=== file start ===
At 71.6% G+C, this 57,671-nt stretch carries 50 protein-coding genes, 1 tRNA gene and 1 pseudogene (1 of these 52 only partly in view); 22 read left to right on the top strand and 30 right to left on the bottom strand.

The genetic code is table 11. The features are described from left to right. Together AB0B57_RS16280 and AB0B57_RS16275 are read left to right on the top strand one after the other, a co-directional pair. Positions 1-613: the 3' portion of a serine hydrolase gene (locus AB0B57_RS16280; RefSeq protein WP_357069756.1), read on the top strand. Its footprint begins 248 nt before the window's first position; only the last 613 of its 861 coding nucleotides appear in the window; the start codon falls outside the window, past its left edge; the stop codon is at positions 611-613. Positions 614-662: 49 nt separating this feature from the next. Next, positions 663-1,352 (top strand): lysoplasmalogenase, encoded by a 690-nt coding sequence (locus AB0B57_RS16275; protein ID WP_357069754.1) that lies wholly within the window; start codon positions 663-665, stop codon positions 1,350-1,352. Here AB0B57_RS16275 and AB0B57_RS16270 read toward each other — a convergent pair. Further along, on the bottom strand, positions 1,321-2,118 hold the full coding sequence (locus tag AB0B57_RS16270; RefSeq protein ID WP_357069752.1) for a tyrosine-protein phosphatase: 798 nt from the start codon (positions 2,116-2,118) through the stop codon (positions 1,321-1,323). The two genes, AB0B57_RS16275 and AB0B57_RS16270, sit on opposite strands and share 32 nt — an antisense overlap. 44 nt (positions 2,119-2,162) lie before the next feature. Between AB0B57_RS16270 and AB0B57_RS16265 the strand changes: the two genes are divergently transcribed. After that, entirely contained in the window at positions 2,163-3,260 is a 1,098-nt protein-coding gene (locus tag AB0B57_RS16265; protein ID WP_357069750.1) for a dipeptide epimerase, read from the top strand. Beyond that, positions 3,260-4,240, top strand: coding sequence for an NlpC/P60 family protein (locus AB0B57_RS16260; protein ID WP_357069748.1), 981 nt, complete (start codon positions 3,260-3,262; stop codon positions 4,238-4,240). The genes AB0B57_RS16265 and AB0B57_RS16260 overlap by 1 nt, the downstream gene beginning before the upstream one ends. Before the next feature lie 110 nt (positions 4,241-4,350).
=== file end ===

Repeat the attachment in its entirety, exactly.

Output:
At 71.6% G+C, this 57,671-nt stretch carries 50 protein-coding genes, 1 tRNA gene and 1 pseudogene (1 of these 52 only partly in view); 22 read left to right on the top strand and 30 right to left on the bottom strand.

The genetic code is table 11. The features are described from left to right. Together AB0B57_RS16280 and AB0B57_RS16275 are read left to right on the top strand one after the other, a co-directional pair. Positions 1-613: the 3' portion of a serine hydrolase gene (locus AB0B57_RS16280; RefSeq protein WP_357069756.1), read on the top strand. Its footprint begins 248 nt before the window's first position; only the last 613 of its 861 coding nucleotides appear in the window; the start codon falls outside the window, past its left edge; the stop codon is at positions 611-613. Positions 614-662: 49 nt separating this feature from the next. Next, positions 663-1,352 (top strand): lysoplasmalogenase, encoded by a 690-nt coding sequence (locus AB0B57_RS16275; protein ID WP_357069754.1) that lies wholly within the window; start codon positions 663-665, stop codon positions 1,350-1,352. Here AB0B57_RS16275 and AB0B57_RS16270 read toward each other — a convergent pair. Further along, on the bottom strand, positions 1,321-2,118 hold the full coding sequence (locus tag AB0B57_RS16270; RefSeq protein ID WP_357069752.1) for a tyrosine-protein phosphatase: 798 nt from the start codon (positions 2,116-2,118) through the stop codon (positions 1,321-1,323). The two genes, AB0B57_RS16275 and AB0B57_RS16270, sit on opposite strands and share 32 nt — an antisense overlap. 44 nt (positions 2,119-2,162) lie before the next feature. Between AB0B57_RS16270 and AB0B57_RS16265 the strand changes: the two genes are divergently transcribed. After that, entirely contained in the window at positions 2,163-3,260 is a 1,098-nt protein-coding gene (locus tag AB0B57_RS16265; protein ID WP_357069750.1) for a dipeptide epimerase, read from the top strand. Beyond that, positions 3,260-4,240, top strand: coding sequence for an NlpC/P60 family protein (locus AB0B57_RS16260; protein ID WP_357069748.1), 981 nt, complete (start codon positions 3,260-3,262; stop codon positions 4,238-4,240). The genes AB0B57_RS16265 and AB0B57_RS16260 overlap by 1 nt, the downstream gene beginning before the upstream one ends. Before the next feature lie 110 nt (positions 4,241-4,350).